Islamic Education in Africa

Islamic Education in Africa

Writing Boards and Blackboards
Edited by Robert G Launay
Distribution: Global
Publication date: 10/03/2016
Format: Paperback
ISBN: 978-0-253-02302-5
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Writing boards and blackboards are emblematic of two radically different styles of education in Islam. The essays in this lively volume address various aspects of the expanding and evolving range of educational choices available to Muslims in sub-Saharan Africa. Contributors from the United States, Europe, and Africa evaluate classical Islamic education in Africa from colonial times to the present, including changes in pedagogical methods--from sitting to standing, from individual to collective learning, from recitation to analysis. Also discussed are the differences between British, French, Belgian, and Portuguese education in Africa and between mission schools and Qur'anic schools; changes to the classical Islamic curriculum; the changing intent of Islamic education; the modernization of pedagogical styles and tools; hybrid forms of religious and secular education; the inclusion of women in Qur'anic schools; and the changing notion of what it means to be an educated person in Africa. A new view of the role of Islamic education, especially its politics and controversies in today's age of terrorism, emerges from this broadly comparative volume.

Author Bio

Robert Launay is Professor of Anthropology at Northwestern University. He is author of Beyond the Stream: Islam and Society in a West African Town, an Amaury Talbot Award winner.


“The contributions cover a wide geographical selection and offer a varied perspective on the changing form and content of Muslim schooling in recent decades, the ways in which Muslim doctrinal orientation, political and social pressures, and secular schooling have influenced these changes, and the multiple ways that Muslim 'learning' has expanded into the public sphere.”
 — Louis Brenner, author of Controlling Knowledge

“Launay's edited volume is an excellent and timely contribution to the literature, likely to become a major reference on Islamic education on the African continent. Everyone with an interest in the topic should read it!”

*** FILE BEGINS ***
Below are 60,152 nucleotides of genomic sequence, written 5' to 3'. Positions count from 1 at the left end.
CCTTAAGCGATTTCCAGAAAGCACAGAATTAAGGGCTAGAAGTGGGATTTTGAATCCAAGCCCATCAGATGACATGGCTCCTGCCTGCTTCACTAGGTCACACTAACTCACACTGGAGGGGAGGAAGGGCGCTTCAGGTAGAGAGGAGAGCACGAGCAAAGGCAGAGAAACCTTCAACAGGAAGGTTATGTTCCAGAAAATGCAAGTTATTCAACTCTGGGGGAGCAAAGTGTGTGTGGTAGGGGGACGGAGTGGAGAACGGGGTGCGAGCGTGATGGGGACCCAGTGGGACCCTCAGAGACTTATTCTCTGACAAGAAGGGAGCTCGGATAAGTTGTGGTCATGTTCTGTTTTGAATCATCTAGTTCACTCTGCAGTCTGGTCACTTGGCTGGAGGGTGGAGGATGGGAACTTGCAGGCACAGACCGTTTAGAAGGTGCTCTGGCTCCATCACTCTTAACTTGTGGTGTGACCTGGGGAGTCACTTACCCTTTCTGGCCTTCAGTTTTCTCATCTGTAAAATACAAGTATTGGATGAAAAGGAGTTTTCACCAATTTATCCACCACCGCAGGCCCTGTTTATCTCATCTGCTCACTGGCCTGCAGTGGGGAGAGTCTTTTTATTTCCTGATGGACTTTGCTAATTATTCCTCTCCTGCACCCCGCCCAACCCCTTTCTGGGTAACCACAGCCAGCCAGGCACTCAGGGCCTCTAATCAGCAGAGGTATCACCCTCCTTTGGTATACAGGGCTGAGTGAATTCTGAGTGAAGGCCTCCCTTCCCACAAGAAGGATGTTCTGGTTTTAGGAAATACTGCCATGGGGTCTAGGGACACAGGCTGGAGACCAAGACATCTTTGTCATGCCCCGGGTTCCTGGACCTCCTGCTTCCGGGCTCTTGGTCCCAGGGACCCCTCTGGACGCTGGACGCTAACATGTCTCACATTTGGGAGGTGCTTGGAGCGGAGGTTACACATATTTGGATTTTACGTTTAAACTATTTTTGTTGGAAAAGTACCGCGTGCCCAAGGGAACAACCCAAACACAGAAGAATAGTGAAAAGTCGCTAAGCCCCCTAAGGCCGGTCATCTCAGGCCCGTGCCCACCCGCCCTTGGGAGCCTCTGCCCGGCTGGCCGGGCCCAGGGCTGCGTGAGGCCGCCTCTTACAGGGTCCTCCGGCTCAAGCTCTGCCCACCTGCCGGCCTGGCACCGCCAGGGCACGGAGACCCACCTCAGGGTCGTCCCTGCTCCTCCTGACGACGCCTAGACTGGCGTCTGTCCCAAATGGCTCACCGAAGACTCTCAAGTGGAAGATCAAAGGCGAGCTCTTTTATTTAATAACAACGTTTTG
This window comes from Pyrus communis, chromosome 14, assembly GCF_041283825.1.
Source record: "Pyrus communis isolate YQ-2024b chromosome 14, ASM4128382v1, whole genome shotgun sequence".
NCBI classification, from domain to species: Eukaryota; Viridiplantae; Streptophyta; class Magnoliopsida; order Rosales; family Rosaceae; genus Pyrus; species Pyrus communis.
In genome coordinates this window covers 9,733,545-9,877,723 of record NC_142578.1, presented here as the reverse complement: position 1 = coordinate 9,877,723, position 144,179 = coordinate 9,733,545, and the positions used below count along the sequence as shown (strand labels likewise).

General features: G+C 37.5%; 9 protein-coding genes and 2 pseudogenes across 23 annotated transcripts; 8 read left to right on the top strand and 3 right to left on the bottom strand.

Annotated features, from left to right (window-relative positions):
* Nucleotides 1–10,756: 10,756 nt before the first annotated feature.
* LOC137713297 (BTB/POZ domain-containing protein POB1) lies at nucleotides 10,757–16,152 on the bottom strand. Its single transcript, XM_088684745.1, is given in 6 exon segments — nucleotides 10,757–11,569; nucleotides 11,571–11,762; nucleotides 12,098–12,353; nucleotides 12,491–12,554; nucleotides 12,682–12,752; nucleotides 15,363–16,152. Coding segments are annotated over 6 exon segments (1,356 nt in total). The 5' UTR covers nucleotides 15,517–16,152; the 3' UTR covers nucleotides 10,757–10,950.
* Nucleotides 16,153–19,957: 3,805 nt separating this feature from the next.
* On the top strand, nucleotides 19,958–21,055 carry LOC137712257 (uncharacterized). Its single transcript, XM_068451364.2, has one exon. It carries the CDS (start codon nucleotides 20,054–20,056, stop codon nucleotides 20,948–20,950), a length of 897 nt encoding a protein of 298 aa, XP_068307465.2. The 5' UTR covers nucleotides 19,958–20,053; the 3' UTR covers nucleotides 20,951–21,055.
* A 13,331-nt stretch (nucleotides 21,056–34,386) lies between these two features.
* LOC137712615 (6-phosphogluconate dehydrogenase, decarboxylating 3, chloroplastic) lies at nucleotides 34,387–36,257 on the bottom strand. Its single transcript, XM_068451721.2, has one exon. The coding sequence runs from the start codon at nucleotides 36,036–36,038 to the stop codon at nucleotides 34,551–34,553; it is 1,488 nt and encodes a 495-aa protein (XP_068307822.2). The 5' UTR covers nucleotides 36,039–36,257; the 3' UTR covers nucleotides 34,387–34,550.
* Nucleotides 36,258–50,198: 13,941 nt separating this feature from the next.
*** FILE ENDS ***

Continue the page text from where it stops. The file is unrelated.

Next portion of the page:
— Journal of Religion in Africa

“This is a very rich collection of articles that covers diverse perspectives on Islamic Education in Africa, written by some of the top-of-the-range experts in their respective fields. ”
 — Muslim World Book Review

Islamic Education in Africa makes a significant contribution not only to our understandings of Islam in Africa but also to the broader study of how Islam is learned and woven into the fabric of society. By showing in meticulous detail the enduring and unwavering commitments of African Muslims to Islamic education while providing persuasive explanations about how and why knowledge transmission has continued to be the central bone of contention that divides them, it is a landmark in the anthropology of education.”
 — American Ethnologist

“This edited volume is a welcome contribution to debates on Islamic schooling in Africa both past and present, and will be of interest to scholars working on ‘indigenous’ perspectives and ‘alternative’ types of education more broadly. It is relevant to anyone working on policy, educational decisionmaking and youth experiences of schooling in African countries with Muslim populations.”
 — Compare

“Highly recommended.”
 — Choice

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Table of Contents

1. Introduction
Robert Launay

The Classical Paradigm
2. Styles of Islamic Education: Perspectives from Mali, Guinea, and The Gambia
Tal Tamari
3 Orality and the Transmission of Qur’anic knowledge in Mauritania
Corinne Fortier
4. Islamic Education and the Intellectual Pedigree of Al-Hajj Umar Falke
Muhammad Sani Umar

Institutional Transformations
5. Divergent Patterns of Islamic Education in Northern Mozambique: Qur’anic Schools in Angoche
Liazzate Bonate
6. Colonial Control, Nigerian Agency, Arab Outreach, and Islamic Education in Northern Nigeria, 1900-1966
Alex Thurston
7. Muslim scholars, Organic Intellectuals and the Development of Islamic Education in Zanzibar in the 20th Century
Roman Loimeier
8. The New Muslim Public School in the Democratic Republic of Congo
Ashley Leinweber

Innovations and Experiments
9. The al-Azhar School Network: A Murid Experiment in Islamic Modernism
Cheikh Anta Babou
10. Mwalim Bi Swafiya Muhashamy-Said: A Pioneer of the Integrated (Madrasa) Curriculum in Kenya and Beyond
Ousseina D. Alidou
11. Changes in Islamic Knowledge Practices in 20th-Century Kenya
Rüdiger Seesemann
12. Walking to the Makaranta: Production, Circulation, and Transmission of Islamic Learning in Urban Niger
Abdoulaye Sounaye

Plural Possibilities?
13. How (Not) to Read the Quran? Logics of Islamic Education in Senegal and Côte d’Ivoire
Robert Launay and Rudolph T. Ware III
14. New Muslim Public Figures in West Africa
Benjamin F. Soares
15. Collapsed Pluralities: Islamic Education, Learning, and Creativity in Niger
Noah Butler

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